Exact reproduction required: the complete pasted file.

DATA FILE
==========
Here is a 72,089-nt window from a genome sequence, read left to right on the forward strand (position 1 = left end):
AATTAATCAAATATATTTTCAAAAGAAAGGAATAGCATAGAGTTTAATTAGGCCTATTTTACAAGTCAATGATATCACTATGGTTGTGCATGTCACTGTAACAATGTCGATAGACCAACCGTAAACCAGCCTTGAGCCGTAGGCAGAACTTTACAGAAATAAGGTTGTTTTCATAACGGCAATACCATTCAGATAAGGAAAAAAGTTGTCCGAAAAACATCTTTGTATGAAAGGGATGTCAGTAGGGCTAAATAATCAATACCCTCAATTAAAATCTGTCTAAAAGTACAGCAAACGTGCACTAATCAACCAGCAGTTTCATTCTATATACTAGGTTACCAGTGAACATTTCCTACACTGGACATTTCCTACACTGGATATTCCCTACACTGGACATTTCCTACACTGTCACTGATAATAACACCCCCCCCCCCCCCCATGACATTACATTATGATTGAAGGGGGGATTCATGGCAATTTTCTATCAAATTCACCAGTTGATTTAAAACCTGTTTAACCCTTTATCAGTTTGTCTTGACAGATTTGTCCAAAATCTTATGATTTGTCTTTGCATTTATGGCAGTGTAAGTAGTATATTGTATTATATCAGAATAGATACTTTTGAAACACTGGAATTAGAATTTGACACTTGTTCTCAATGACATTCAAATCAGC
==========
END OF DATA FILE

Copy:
Here is a 72,089-nt window from a genome sequence, read left to right on the forward strand (position 1 = left end):
AATTAATCAAATATATTTTCAAAAGAAAGGAATAGCATAGAGTTTAATTAGGCCTATTTTACAAGTCAATGATATCACTATGGTTGTGCATGTCACTGTAACAATGTCGATAGACCAACCGTAAACCAGCCTTGAGCCGTAGGCAGAACTTTACAGAAATAAGGTTGTTTTCATAACGGCAATACCATTCAGATAAGGAAAAAAGTTGTCCGAAAAACATCTTTGTATGAAAGGGATGTCAGTAGGGCTAAATAATCAATACCCTCAATTAAAATCTGTCTAAAAGTACAGCAAACGTGCACTAATCAACCAGCAGTTTCATTCTATATACTAGGTTACCAGTGAACATTTCCTACACTGGACATTTCCTACACTGGATATTCCCTACACTGGACATTTCCTACACTGTCACTGATAATAACACCCCCCCCCCCCCCCATGACATTACATTATGATTGAAGGGGGGATTCATGGCAATTTTCTATCAAATTCACCAGTTGATTTAAAACCTGTTTAACCCTTTATCAGTTTGTCTTGACAGATTTGTCCAAAATCTTATGATTTGTCTTTGCATTTATGGCAGTGTAAGTAGTATATTGTATTATATCAGAATAGATACTTTTGAAACACTGGAATTAGAATTTGACACTTGTTCTCAATGACATTCAAATCAGC